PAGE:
[Kozlow] says he will get satisfaction for the way his 30th Amendment rights have been violated. (Happily, the script does bother to get the constitution of Poland’s 30th Amendment right.) -RogerEbert.com [yes, that is an important consideration. -Ed.]
The bleakness extends to the cop’s home life, where he shares silent meals with his family (everyone keeping their head down while they chew), and his day job is mainly devoted to purposelessness to pass the time, remaining on the force in an administrative role. –BluRay.com
All the while, he immerses himself in his suspect’s work by listening to it on audiobook -AV Club
…chasing a cold case at the expense of his marriage to his exasperated wife, Marta. -Slant Magazine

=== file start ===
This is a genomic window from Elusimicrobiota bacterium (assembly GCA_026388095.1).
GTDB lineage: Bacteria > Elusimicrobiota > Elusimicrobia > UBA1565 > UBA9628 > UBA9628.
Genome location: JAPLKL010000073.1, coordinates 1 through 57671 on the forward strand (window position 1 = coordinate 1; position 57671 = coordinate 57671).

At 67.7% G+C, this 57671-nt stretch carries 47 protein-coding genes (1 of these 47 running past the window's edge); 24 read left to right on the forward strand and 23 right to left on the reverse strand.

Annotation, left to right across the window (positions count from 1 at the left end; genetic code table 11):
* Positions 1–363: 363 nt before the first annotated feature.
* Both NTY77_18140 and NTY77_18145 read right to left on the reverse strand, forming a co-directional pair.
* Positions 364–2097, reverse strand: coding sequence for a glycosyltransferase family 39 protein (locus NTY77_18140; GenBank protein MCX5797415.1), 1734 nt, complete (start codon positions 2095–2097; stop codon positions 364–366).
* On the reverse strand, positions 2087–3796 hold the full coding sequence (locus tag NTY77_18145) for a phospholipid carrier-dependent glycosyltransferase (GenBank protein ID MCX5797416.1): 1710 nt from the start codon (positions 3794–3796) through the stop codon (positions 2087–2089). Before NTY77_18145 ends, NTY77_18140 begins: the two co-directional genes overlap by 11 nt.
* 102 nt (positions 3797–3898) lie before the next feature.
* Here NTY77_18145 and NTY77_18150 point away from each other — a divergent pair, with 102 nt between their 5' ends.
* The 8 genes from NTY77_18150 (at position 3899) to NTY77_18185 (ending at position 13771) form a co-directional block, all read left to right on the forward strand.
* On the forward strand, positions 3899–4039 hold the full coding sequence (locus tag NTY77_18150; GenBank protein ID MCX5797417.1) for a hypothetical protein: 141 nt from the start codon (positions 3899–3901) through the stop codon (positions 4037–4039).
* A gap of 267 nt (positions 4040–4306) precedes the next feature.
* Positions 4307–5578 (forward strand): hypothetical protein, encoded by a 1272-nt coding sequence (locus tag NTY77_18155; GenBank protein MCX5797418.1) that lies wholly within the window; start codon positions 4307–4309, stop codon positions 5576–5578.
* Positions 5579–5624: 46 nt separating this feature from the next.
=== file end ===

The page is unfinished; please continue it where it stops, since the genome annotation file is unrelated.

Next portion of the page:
In one scene, a friendly higher-up, Piotr (Vlad Ivanov), drops in on Tadek just to summarize the events of the last year or so. -Slant Magazine
Convinced Kozlow is going to get away with murder, Tadek goes off the rails, risking his marriage and committing a number of crimes in a desperate attempt to prove Kozlow’s guilt. -Chicago Sun-Times
Tadek gets a false confession from the wrong man, all of his witnesses disappear, his wife and daughter leave him, the identity of the killer is supposed to be shocking but has the impact of shredded wheat. The ending is as tragic and depressing as it is inexplicable. -Observer
Oh… uh… I guess that’s the ending. I have to imagine it felt less rushed in the theater. If you’re still curious, it’s currently available on iTunes and various other OnDemand platforms.